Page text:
Now it’s no secret I love a good ghost story, and of all the various horror tropes, it’s tales of spooks and hauntings that are most likely to steal my sleep (as can be seen from my list of the flicks that frightened me). So given my predilection for all things spectral, it was inevitable I’d take a trip to see Insidious. However the tagline on the posters did give me pause for thought - ‘from the makers of Saw and Paranormal Activity’ sounded like a clash of polar opposites as the glossy Hollywood gore of Jigsaw is surely at the other end of the horror spectrum to the creeping dread of a hand held haunting.
However on reflection, perhaps the gap isn't so great. Despite whatever you think about the Saw franchise, you have to concede the point that despite all the fuss about alleged ‘torture porn’ the series has two things over most other horror sagas - a strong continuing story line and a lead villain who has far more dimensions your typical Jason/Michael Myers slasher psychopath knock-off. And the original Saw had a solid mystery at its core, and was as much about intrigue and mystery as it was about the blood.
But also it was encouraging that after the usual pre-release of carping about PG-13/15 horror movies Insidious started to gather a lot of praise from within the horror community, not to mention gaining a reputation for being properly scary. After all, Sam Raimi had delivered a fun, solid horror with the same certification with Drag Me To Hell, could Insidious do the same?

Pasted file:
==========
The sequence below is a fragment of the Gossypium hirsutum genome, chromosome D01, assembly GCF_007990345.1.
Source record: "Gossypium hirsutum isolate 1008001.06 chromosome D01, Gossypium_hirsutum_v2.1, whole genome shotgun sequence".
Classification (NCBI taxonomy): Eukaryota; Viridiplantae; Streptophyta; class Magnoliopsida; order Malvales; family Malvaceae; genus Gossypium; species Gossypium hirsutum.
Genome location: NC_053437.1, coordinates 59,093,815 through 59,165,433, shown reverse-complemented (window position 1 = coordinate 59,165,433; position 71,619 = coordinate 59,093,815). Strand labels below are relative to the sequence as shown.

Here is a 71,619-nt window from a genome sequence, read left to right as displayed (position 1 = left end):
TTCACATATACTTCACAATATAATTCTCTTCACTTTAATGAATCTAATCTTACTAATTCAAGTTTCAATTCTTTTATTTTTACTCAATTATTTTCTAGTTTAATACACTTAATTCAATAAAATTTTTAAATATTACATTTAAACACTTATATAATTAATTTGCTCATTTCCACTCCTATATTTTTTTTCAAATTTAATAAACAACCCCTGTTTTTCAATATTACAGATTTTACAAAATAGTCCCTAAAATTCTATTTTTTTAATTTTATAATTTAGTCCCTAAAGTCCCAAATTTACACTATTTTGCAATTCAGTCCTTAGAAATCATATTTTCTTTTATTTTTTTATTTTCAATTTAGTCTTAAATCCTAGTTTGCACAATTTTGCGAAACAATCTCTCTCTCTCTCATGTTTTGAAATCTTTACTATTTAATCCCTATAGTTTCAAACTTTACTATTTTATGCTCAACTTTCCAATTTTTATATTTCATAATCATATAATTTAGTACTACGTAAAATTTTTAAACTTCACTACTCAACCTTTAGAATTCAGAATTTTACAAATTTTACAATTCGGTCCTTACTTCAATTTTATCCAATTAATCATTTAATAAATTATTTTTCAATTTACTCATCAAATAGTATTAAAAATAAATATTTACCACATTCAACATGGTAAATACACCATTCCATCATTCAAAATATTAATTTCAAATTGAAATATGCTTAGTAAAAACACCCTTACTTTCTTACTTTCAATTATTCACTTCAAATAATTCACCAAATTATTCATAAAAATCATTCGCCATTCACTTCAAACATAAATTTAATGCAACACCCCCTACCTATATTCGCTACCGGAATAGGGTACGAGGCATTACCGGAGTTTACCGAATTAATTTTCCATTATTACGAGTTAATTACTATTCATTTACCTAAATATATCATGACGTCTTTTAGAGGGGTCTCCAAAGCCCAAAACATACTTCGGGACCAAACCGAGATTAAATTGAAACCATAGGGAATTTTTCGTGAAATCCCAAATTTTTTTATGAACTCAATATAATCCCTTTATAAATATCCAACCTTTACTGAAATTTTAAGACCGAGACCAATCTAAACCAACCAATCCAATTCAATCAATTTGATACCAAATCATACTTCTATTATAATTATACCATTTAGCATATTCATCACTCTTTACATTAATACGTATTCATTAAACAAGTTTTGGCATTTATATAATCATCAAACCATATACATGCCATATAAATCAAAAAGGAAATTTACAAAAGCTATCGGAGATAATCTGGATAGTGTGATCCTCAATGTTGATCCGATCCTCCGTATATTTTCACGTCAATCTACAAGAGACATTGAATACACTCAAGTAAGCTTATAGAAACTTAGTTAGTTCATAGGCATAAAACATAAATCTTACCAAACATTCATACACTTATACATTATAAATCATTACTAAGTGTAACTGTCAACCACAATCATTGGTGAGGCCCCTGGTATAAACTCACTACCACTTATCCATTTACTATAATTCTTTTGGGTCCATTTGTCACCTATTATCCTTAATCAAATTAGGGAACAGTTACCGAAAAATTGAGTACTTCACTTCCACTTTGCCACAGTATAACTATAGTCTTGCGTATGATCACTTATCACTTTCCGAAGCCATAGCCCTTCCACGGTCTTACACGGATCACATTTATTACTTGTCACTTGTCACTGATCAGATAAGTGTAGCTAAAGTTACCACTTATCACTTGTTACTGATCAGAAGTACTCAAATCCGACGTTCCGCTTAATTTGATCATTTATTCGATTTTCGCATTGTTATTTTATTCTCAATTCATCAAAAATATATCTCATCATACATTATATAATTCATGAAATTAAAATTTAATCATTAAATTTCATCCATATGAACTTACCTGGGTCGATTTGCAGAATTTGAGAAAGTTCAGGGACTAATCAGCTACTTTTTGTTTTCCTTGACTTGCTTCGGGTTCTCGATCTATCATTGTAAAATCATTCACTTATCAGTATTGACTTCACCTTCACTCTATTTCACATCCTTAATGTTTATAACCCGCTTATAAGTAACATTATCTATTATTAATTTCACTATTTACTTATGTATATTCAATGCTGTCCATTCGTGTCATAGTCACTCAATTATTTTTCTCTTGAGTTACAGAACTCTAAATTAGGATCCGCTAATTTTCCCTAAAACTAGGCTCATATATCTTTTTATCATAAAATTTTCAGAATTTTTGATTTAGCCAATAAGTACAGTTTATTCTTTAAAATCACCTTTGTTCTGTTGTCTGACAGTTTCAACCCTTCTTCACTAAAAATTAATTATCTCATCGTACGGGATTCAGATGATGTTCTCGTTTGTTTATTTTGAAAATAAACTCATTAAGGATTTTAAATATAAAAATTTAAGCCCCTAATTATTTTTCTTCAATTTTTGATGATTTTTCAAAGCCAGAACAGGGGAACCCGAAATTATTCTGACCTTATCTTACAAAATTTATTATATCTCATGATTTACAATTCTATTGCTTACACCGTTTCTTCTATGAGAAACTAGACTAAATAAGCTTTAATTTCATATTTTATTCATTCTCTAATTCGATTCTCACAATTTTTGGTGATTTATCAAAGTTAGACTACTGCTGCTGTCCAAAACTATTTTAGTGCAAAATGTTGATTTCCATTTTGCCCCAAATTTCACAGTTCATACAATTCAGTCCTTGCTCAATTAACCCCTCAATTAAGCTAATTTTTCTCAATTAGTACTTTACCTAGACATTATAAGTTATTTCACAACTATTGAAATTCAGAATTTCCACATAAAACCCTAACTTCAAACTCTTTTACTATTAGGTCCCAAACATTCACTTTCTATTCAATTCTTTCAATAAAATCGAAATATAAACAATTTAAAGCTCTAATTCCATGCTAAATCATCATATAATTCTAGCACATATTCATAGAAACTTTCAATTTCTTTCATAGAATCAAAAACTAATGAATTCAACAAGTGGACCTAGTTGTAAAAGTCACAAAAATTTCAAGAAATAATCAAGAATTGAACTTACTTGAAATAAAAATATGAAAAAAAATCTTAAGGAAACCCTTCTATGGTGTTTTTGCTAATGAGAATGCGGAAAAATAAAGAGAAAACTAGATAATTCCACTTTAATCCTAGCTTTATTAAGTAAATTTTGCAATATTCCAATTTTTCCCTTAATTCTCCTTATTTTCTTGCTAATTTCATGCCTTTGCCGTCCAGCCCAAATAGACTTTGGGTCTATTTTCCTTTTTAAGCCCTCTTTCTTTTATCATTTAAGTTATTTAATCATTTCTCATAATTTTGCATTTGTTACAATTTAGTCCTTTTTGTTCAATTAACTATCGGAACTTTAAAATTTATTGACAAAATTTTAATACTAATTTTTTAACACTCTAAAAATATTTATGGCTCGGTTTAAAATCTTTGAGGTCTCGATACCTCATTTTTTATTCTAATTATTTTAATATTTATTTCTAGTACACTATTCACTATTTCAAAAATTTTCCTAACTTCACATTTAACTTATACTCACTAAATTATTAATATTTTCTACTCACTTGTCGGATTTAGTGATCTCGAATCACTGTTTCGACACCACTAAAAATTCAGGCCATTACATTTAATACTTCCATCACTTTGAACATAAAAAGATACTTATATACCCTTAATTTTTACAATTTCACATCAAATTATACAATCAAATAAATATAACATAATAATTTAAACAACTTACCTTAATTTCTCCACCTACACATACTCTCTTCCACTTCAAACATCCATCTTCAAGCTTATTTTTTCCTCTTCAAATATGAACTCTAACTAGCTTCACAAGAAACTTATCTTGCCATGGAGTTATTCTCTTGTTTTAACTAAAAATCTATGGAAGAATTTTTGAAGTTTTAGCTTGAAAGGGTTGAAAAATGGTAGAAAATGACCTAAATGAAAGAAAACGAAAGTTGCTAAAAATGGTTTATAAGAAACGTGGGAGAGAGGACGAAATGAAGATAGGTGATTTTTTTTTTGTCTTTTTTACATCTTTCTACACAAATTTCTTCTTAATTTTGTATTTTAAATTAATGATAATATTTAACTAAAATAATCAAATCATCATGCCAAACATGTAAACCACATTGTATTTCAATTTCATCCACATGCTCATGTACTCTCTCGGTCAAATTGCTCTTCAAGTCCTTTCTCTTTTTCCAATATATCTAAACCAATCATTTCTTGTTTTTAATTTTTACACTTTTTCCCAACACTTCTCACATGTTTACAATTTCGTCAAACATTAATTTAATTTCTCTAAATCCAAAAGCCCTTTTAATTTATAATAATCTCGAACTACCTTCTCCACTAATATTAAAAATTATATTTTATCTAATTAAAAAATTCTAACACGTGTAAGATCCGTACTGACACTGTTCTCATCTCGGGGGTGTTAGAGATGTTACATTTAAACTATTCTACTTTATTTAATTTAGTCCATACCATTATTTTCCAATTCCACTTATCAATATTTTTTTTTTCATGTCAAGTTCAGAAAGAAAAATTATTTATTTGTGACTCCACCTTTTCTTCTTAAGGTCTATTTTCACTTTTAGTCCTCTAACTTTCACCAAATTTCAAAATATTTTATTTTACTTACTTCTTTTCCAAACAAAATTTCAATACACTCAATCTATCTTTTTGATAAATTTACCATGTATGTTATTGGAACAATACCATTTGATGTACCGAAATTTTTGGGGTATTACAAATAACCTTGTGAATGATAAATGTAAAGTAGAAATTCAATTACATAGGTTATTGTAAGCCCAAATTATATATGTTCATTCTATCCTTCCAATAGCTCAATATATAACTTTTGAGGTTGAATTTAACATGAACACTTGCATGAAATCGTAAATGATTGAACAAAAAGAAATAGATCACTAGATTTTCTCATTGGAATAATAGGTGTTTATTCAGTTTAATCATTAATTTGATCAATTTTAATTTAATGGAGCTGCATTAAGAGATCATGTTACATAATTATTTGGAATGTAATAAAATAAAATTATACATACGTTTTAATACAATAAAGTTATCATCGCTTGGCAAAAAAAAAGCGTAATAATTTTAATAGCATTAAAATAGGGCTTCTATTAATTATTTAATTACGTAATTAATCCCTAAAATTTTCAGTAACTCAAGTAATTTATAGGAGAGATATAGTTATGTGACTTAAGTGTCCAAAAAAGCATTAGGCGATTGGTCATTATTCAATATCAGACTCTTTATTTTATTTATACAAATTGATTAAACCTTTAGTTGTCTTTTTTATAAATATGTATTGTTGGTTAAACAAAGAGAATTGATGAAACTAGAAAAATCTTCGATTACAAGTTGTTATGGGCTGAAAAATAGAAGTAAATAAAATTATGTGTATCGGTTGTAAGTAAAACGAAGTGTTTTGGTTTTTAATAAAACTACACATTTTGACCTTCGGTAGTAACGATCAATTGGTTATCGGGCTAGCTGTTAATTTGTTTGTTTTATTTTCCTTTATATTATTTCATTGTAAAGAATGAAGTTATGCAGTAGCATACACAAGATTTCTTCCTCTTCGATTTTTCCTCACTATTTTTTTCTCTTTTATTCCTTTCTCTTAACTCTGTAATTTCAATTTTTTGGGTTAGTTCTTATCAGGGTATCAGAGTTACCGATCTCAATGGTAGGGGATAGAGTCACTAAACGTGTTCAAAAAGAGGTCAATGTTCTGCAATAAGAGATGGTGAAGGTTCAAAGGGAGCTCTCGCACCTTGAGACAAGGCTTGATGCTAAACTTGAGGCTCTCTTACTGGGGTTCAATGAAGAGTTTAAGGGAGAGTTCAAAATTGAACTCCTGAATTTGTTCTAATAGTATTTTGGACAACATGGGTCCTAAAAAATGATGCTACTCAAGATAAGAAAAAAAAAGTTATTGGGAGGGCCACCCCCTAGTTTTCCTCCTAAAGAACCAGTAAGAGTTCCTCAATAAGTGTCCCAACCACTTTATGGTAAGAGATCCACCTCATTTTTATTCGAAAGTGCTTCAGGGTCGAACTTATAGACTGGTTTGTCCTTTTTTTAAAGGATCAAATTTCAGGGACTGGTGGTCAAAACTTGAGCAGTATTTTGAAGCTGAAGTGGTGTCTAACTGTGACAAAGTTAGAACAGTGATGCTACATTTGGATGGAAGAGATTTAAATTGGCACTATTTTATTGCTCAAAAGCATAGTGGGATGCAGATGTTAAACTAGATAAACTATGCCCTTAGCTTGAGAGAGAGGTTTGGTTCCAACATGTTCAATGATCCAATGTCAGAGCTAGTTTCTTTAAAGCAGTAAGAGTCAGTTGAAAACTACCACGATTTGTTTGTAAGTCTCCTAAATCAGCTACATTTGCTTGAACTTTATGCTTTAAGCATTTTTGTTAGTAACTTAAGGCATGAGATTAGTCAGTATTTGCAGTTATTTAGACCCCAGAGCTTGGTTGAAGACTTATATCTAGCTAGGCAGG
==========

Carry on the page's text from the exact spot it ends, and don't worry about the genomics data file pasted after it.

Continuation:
Now the set up for the story is fairly straight forward, a young family move into a brand new house and as expected, very soon things start to go bump in the night. However this isn’t quite the usual scenario of a residence having some most unwelcome ethereal squatters as this a haunting with a twist. Or rather several twists, none of which I shall spoil here even though some trailers to do reveal the first swerve the story pulls, for I believe the film will work better if you don’t know the ins and outs before you see it.
But what I will say is that Insidious is essentially a three act tale. The opening chapter plays out like a more Hollywood version of Paranormal Activity and I don’t mean that in a derogatory way. It’s very well crafted, swiftly delivering some memorable scares but taking just enough time to build up a creepy atmosphere too. In many respects, this first act is the core of Oren Pelli’s film but without the slow pace and shaky cam that alienated some viewers.
However then the film unveils its first twist, and moves into territory that is reminiscent of the Spielberg/Hooper classic Poltergeist. So we have ghost hunters and their gadgets entering the fray, and the haunting itself intensifies from shadowy shapes and mysterious sounds into more tangible phenomena. However the special effects are never allowed to run riot, and despite the moments of comic relief the double act of paranormal investigators bring to the table, the movie maintains the atmosphere it has built up and continues to deliver the frights.
However it has a second big twist up its sleeve that kicks off the third and final chapter. Now I can’t reveal much about this last act while still under the spoiler embargo but I will say that it is the make or break point for the movie. Some will love the imagination and mythos that enters the plot at this point while other will undoubtedly feel that the movie has lurched too far into the fantastic. Now personally I really liked where the story goes at this point even though you can hear the seams of the budget straining at a couple of points. But overall, it’s inventive, ambitious and packed with weird imagery.